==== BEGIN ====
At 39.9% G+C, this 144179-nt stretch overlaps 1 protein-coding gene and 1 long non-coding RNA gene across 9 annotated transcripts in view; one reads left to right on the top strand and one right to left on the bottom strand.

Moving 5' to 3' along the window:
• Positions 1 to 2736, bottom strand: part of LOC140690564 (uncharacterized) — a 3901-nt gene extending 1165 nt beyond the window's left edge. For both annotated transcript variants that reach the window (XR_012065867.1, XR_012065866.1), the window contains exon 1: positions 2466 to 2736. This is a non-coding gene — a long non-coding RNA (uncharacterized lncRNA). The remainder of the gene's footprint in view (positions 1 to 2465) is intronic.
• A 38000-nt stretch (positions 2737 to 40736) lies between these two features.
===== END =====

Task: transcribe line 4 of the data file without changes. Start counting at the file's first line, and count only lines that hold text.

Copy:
• A 38000-nt stretch (positions 2737 to 40736) lies between these two features.